Part 2: Detailed Discussion of the Historicity of the Exodus
Regardless of what the Bible says, several Old Testament scholars and biblical archeologists now doubt the validity of the Exodus or deny it entirely. James K. Hoffmeier opines
“With this overwhelming evidence within the Bible regarding the Egyptian sojourn, exodus, and wilderness episodes, evidence from a variety of types of literature and used in a host of different ways, it is methodologically inadvisable, at best, to treat the Bible as a single witness to history, requiring corroboration before the Egypt-Sinai reports can be taken as authentic. To be sure, external support for the biblical tradition would be welcome, but I maintain that it is not a prerequisite for regarding exodus narratives as authentic memories.”
This does not imply, though, we must overlook the implicit data that offers related information to the biblical histories. Egyptian writing, creative drawings, numerous archeological information, and topographical factors illuminate happenings and features given in the exodus stories. Indeed, this information gets far in the direction of explaining the genuineness of the biblical belief.
Israel in Egypt
Does data exist from Egyptian sources find Egypt was a location where pastoralists arrived for shelter from droughts to support their herds and living? Might it be that the depiction of the Hebrews moving to Egypt is a sign of a wider nature? The information makes it extremely obvious that pastoralists from the southern Levant, Transjordan, and Sinai often got to Egypt in such situations.
“A late thirteenth-century-BC letter from a scribe to his superior (presumably back in the royal residence at Pi-Ramesses) reports that a group of pastoralists were granted permission to pass his fort in the Wadi Tumilat to water their flocks.”
In the Wisdom for Merikare, from the First Intermediate period, King Meryibre Khety bemoans the existence of problematic “Asiatics” (i.e., ‘amu = Semitic-speaking people from western Asia):
“Now speaking about these foreigners,
As for the miserable Asiatic, wretched is the place where he is;
Lacking in water, … Food causes his feet to roam about.
The king warns his son to develop fortifications in the Bitter Lakes area (i.e., the Isthums of Suez) and to protect the area.”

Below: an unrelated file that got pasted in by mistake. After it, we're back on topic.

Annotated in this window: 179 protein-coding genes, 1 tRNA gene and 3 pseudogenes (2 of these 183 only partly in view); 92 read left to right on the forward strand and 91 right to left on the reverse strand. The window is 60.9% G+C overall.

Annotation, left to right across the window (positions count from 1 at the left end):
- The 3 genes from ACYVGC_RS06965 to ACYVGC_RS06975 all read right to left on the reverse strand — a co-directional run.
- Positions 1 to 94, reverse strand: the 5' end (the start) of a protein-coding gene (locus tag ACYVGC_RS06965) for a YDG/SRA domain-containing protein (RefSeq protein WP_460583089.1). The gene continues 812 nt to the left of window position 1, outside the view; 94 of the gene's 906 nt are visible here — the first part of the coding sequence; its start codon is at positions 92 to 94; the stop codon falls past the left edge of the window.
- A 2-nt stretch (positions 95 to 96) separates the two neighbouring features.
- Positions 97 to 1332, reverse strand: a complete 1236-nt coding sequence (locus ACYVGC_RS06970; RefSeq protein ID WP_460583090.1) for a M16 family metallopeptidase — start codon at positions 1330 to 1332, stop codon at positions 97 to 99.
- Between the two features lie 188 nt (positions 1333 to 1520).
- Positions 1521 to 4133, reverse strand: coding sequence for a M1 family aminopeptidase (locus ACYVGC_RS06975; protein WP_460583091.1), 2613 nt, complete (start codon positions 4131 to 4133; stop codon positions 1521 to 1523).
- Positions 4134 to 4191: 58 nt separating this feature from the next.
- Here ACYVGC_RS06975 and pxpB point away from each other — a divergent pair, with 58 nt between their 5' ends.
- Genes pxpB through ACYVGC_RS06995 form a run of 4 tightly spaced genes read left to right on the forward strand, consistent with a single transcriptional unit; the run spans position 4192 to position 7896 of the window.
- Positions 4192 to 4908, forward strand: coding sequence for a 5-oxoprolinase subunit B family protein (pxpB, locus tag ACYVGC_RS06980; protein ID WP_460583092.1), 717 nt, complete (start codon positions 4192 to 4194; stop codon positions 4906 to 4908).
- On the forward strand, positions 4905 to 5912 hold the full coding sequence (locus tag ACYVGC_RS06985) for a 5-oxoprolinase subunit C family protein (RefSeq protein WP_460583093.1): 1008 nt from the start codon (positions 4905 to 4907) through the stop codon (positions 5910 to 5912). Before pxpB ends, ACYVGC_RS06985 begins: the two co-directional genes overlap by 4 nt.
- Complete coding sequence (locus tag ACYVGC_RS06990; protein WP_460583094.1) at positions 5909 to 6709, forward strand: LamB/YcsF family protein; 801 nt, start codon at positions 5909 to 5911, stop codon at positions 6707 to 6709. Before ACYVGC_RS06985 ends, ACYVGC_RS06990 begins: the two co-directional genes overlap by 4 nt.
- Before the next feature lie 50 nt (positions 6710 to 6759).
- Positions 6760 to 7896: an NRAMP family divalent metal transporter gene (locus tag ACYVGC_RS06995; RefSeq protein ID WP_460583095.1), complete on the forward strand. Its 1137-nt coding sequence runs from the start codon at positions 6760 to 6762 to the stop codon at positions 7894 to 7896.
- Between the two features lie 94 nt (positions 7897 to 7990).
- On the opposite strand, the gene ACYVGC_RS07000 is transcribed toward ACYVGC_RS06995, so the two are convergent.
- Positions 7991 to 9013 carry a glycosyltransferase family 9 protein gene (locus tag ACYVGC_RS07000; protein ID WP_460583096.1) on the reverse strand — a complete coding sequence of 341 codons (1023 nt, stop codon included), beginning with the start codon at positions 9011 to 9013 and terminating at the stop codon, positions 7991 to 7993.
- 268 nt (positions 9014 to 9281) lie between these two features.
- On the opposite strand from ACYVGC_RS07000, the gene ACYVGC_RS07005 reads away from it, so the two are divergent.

An early twentieth century-BC text, the Prophecy of Neferti, apparently reveals the period prior to the Middle Kingdom when individuals from western Asia invaded the Nile Delta and were disturbing the current situation:
“All happiness has gone away, the land is cast down in trouble
because of those feeders, Asiatics [sttyw] who are throughout the land.
Enemies have arisen in the east, Asiatics [‘amu] have come down to
A fortress is deprived of another beside it, the guards pay no attention
Sinuhe, a court official who fled Egypt for Canaan also mentions the fortress and the Asiatics. As he neared Sinai, he says, “I reached the ‘Walls of the Ruler’ which were made to repulse the Asiatics [Sttyw], to rample the Bedouin [nmiw sw = lit., ‘sand-farers’]. It was in fear that I took to crouching in a bush lest the sentry on the wall on duty see (me).”
The preceding writings show Egypt had continuing trouble with pastoralists to enter it to feed and water sheep, and rather, to remain there. Border fortresses, several of which have been found just in the earlier two decades, were built to watch such actions. The writing is undisputed in its evidence of the trouble of subverting pastoralists. Although is there some explicit archeological information to support the written evidence?
When in Egypt, particularly in the Second Intermediate period, several pastoralists became sedentary, and their Syro-Canaanite social relics are perceptible. In the Wadi Tumilat, the locations of Tell el-Maskhuta and Tel el-Retabeh have produced indications of Middle Bronze Age Syro-Canaanite existence, with burials with pottery and arms from the Levant. In the eastern Nile Delta, Tell el-Yehudiyeh was the initial place to produce the existence of settling Asiatics. Egyptian literal traces and archeological data convincingly explain, particularly in the Second Intermediate Period, a significant external manifestation in the Nile Delta, with the Hyksos leaders. When the Hyksos sovereign and armed choice fled to Canaan after being assaulted by the Theban king Ahmos about 1525 BC, it is usually assumed, the mass of the Semitic-speaking people stayed in Egypt. The Hebrews most likely were contained with these “Asiatics” in the Nile Delta who triggered the suspicious pharaoh in the book of Exodus (1:8-10) to start the suppression of the Israelites.
The Subjugation of the Hebrews
The picture of the Hebrews pushed into tough work for the pharaoh is placed into the thinking of the reader of the early chapters of the Exodus:
“So they appointed taskmasters over them to afflict them with hard labor And they built for Pharaoh storage cities, Pithom and Rameses.…The Egyptians compelled the sons of Israel to labor rigorously; and they made their lives bitter with hard labor in mortar and bricks and at all kinds of labor in the field, all their labors which they rigorously imposed on them.”
Two areas of enforced employment are told: brickmaking and building. Hoffmeier speaks of the image from the tomb of Rekhmire, a vizier of Thutmose III, in which foreign detainees (some being the Israelites) from western Asia and Nubia are displayed creating bricks. Taskmasters with sticks are portrayed as overseeing the laborers.  Exodus accounts the Hebrews had to meet construction quotas (Exod. 5:4-14).
It can be decided, then, that space where the Bible says the Hebrews were forced to work (brickmaking), is exactly where the Egyptian documents show that deportees from the Levant were compelled to perform. Therefore, the biblical depiction cannot be considered a great result of creativity. It appears likely the Hebrews, by now in the country, were handled like detainees of conflict being carried into Egypt in the New Kingdom.